9 The payment claim that was made includes a vast number of items. On the face of them, some may not be - I express no concluded view on this - for construction work or for related goods and services. For example, it may be - again, I express no view - that the claim for insurance premium, or the claim for attending a commission of inquiry, do not come within the ambit of the Act. A decision on those points would require an understanding of the way in which the parties agreed that the defendant should be remunerated, and of the way in which that remuneration was to be calculated.

10 However, it seems to me, they are all arguments that can be raised before the adjudicator when one is appointed. The primary point taken by the plaintiff in this regard, basing itself upon English authorities referred to in its outline of submissions, is that an adjudicator under the Act has no power to determine his or her own jurisdiction. That may very well be the effect of the English authorities. However, as I pointed out in my judgment in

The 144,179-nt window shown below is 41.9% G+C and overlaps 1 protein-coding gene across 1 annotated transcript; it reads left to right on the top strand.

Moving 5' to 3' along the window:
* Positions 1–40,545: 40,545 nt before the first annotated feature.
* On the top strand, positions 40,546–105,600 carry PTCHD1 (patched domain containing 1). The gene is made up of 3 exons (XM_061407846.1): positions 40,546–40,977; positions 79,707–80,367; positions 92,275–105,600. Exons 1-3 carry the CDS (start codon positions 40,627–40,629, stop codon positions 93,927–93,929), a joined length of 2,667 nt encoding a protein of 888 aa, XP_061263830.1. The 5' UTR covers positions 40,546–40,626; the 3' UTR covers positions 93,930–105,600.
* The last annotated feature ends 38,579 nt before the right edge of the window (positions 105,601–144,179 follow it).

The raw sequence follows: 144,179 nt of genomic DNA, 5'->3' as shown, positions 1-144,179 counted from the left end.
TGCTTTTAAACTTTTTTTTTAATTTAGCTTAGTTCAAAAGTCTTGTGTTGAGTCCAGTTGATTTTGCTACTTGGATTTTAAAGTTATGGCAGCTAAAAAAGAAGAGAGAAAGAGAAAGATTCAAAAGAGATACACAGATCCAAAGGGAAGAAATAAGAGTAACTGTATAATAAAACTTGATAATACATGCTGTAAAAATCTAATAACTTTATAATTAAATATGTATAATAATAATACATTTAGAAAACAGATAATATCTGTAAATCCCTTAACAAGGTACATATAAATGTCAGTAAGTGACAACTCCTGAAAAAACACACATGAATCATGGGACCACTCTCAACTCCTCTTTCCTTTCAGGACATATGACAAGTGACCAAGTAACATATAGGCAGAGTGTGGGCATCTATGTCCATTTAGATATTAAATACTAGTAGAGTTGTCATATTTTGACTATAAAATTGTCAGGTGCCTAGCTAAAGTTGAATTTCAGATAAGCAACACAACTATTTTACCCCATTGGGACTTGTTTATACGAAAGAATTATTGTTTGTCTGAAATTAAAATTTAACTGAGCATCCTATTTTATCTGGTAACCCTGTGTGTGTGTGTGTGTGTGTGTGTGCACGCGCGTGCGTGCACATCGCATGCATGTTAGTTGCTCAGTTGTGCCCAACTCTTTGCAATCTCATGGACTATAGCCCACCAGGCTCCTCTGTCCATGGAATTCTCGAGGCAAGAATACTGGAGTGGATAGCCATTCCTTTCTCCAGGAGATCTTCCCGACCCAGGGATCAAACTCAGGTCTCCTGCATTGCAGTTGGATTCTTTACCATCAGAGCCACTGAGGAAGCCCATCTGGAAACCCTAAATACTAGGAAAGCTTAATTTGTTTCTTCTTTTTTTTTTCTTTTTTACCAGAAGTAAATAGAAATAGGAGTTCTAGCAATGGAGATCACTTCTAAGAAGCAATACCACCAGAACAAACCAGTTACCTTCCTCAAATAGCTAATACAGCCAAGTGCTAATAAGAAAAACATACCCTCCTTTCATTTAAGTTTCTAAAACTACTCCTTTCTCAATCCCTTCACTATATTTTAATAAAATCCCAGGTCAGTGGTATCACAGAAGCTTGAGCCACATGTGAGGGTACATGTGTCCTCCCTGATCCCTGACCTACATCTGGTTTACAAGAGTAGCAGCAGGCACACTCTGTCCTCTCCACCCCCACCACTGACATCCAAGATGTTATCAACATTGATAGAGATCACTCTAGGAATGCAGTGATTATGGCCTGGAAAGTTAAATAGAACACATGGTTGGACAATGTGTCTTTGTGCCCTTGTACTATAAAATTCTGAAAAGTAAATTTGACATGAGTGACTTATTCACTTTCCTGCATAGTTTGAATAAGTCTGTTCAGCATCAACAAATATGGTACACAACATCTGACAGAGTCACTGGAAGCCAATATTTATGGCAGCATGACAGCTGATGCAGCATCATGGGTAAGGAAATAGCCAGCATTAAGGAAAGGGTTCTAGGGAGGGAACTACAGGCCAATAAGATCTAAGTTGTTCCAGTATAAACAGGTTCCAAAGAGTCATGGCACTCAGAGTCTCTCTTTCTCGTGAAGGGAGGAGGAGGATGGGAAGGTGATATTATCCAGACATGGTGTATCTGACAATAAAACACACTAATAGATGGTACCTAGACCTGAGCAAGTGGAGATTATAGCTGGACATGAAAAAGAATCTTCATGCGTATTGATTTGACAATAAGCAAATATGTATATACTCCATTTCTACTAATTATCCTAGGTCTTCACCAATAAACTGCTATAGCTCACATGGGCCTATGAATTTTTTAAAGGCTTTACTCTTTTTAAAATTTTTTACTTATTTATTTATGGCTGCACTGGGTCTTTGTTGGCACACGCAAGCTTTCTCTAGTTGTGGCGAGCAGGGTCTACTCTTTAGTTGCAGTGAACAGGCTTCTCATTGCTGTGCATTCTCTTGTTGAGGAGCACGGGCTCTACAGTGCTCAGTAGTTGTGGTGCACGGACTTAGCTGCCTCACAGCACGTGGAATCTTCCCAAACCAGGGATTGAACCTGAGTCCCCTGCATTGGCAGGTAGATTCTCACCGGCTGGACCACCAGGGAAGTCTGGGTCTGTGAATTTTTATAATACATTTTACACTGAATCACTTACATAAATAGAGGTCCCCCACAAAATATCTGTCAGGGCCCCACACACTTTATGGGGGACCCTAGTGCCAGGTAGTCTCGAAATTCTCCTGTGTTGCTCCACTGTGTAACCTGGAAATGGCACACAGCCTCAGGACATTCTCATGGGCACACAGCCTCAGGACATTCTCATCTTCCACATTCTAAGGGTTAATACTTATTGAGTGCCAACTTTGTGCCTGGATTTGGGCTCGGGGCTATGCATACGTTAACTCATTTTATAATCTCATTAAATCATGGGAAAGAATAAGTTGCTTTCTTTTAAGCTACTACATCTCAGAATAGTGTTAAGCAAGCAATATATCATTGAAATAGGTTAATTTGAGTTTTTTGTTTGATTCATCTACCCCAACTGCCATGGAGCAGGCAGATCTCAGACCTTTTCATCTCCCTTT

Musico & Ors v Davenport & Ors [2003] NSW SC 977 , the English authorities are of relatively little assistance when considering the NSW Act because of the very substantial difference between the insurance legislative scheme and the local legislative scheme. In any event, I think, the answer to that aspect of the plaintiff’s claim is found in the decision of the Court of Appeal in Brodyn Pty Limited v Davenport [2004] NSWCA 394.

11 Before that decision was given, it had been thought (by me, among others - see my judgment in